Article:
Last year I did a couple of posts on a couple of extremely cool baseball posters. They’re from the Baseball Diamond Dictionary set, created by a man named Jeremy Reiss. They’re made up of cool, stylized baseball slang with sort of pictographic representations of the terms. First came the hitting edition. Then came the pitching edition. At the time, Jeremy said he’d do a third and final edition — for fielding — but that it may take a while because he moved across country and started a new job.
It was totally worth the wait. The fielding edition is now out. I just received it and it’s fantastic:
Like the other two, the fielding print is 12″ by 12″. They fit pretty well in those album cover frames too. I am going to hang this new one up ASAP, because they are the coolest things ever and I finally have my set. You can order the whole set of three together (for a discount) or any of the three individually (hitting here, pitching here and fielding here).
They are by far the best baseball-related works of art I’ve ever had.
The Royals are a game and a half out of the crazy AL Wild Card race — six games back of the Indians in the division — so they don’t have a huge margin for error. They got some bad news last night, though, that could have a major impact on their playoff hopes: closer Kelvin Herrera experienced tightness in his right forearm in the ninth inning of last night’s win, forcing him out of the game.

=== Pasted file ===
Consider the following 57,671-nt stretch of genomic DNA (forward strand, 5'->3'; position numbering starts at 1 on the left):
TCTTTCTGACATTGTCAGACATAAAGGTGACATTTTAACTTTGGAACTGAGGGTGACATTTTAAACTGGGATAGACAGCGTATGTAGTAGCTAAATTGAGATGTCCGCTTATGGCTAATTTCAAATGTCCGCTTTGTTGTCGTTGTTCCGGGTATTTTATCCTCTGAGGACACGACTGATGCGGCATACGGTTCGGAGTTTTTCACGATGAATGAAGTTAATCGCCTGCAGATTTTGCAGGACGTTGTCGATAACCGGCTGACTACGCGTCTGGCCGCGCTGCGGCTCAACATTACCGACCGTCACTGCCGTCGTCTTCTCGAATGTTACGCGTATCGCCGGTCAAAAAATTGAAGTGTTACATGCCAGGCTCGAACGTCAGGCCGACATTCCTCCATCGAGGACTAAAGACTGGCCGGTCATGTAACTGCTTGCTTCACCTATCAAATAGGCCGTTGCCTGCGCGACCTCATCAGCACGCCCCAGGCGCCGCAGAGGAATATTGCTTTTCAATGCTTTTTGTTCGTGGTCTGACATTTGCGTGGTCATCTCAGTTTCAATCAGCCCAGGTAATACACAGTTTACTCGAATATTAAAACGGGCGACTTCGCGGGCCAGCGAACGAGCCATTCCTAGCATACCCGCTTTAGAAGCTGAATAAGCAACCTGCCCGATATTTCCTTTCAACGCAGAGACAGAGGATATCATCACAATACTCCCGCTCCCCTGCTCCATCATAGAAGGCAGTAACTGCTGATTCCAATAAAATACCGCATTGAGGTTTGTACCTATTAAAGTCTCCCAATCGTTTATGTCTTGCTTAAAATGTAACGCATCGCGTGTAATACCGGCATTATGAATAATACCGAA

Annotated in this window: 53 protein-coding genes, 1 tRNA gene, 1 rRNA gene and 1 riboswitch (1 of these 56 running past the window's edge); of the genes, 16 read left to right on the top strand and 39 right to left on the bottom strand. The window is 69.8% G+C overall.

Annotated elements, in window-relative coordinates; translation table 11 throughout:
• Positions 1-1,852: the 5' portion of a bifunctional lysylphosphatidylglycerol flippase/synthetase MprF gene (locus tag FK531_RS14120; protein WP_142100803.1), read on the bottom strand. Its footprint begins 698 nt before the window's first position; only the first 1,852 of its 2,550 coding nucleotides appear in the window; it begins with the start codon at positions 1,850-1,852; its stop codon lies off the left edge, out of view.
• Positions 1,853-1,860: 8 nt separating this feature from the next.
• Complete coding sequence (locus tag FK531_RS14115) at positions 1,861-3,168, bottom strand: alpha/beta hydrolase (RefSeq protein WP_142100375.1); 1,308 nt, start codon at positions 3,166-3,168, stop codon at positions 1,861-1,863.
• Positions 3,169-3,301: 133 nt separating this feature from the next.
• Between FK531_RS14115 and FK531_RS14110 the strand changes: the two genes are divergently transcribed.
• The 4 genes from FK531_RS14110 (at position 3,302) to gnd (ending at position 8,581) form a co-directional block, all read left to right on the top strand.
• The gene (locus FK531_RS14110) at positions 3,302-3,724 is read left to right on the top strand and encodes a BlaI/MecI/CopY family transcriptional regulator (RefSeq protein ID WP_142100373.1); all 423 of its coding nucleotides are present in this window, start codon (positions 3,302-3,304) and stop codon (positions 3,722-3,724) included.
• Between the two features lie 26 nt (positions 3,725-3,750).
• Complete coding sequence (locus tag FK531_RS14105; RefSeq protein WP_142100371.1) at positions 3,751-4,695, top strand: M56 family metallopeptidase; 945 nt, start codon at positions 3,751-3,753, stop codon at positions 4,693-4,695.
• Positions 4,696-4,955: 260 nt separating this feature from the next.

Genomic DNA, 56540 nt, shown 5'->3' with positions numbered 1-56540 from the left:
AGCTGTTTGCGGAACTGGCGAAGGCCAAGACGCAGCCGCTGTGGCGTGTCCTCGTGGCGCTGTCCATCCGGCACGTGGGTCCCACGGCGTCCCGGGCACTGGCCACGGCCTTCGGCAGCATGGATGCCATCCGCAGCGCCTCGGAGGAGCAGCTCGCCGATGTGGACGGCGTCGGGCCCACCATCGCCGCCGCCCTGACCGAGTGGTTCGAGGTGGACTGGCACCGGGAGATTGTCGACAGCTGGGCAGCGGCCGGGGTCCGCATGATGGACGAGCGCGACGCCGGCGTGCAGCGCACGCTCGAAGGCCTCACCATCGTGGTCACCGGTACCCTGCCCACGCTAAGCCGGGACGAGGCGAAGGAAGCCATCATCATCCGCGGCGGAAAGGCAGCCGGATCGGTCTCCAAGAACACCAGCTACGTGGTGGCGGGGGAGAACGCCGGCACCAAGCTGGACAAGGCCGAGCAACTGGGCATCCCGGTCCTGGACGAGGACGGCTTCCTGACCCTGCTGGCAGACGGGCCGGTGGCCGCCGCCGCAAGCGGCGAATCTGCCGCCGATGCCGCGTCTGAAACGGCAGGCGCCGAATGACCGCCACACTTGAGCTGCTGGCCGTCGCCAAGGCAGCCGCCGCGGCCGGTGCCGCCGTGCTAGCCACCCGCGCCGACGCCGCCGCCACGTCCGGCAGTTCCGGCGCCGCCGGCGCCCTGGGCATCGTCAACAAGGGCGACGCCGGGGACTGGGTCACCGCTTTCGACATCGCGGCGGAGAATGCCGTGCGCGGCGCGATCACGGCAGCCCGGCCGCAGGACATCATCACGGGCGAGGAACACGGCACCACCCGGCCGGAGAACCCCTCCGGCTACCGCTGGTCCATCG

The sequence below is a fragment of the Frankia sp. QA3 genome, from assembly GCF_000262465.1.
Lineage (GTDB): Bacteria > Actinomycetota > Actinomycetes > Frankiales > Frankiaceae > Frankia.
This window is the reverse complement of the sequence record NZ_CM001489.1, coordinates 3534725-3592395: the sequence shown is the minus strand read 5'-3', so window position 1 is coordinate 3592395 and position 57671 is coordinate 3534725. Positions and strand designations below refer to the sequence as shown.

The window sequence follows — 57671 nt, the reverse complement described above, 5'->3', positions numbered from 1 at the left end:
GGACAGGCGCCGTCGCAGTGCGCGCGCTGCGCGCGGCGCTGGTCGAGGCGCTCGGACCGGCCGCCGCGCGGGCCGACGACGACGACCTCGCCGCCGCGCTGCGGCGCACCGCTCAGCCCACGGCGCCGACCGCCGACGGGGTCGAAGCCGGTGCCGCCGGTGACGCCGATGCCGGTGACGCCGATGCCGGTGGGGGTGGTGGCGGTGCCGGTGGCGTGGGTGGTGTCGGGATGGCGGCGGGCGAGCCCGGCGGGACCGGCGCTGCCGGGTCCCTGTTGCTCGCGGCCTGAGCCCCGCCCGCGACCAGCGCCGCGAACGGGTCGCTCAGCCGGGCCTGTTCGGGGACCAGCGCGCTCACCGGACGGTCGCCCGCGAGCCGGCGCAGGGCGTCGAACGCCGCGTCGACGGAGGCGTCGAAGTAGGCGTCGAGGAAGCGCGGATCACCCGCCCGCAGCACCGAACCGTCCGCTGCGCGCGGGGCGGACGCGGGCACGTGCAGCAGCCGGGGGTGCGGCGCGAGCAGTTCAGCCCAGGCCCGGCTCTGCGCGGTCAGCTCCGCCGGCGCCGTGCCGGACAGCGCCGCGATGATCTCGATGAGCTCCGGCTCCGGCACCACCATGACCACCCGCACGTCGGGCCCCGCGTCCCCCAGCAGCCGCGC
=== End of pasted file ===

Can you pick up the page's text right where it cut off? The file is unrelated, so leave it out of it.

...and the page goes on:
Herrera walked the bases loaded, then went to a 2-0 count on the next batter before leaving the game. That last pitch was a fastball that clocked in at 91 m.p.h., which is NOT a typical Kelvin Herrera fastball. Herrera didn’t talk after the game but his teammate Sal Perez said that Herrera told him “I’m tight. I don’t feel my forearm.”
Reporters left the clubhouse before an official diagnosis or prognosis could be delivered, so expect an update some time today. If Herrera is out the closer duties could fall to Scott Alexander or Brandon Maurer.
Albert Pujols had a big night last night, driving in four runs as the Angels beat the Rangers 10-1. Three of those runs came on a three-run homer. That was the 610th home run of Pujols’ career, snapping a tie for eighth on the all-time list with Sammy Sosa. It also made him baseball’s all-time leader for home runs by a player born outside the U.S.
Pujols was aware of the accomplishment, of course, and noted how honored he was after the game:
”It’s pretty special. Obviously, all the great players from the Dominican Republic, Latin America, Venezuela, Mexico, Colombia, they’ve gone through the big leagues and to be able to accomplish something like this is very humbling.”
After Sosa, who is from the Dominican Republic, comes Rafael Palmeiro (569); Manny Ramirez (555); David Ortiz (541); Carlos Delgado (473); Jose Canseco (462); Adrian Beltre and Miguel Cabrera (459).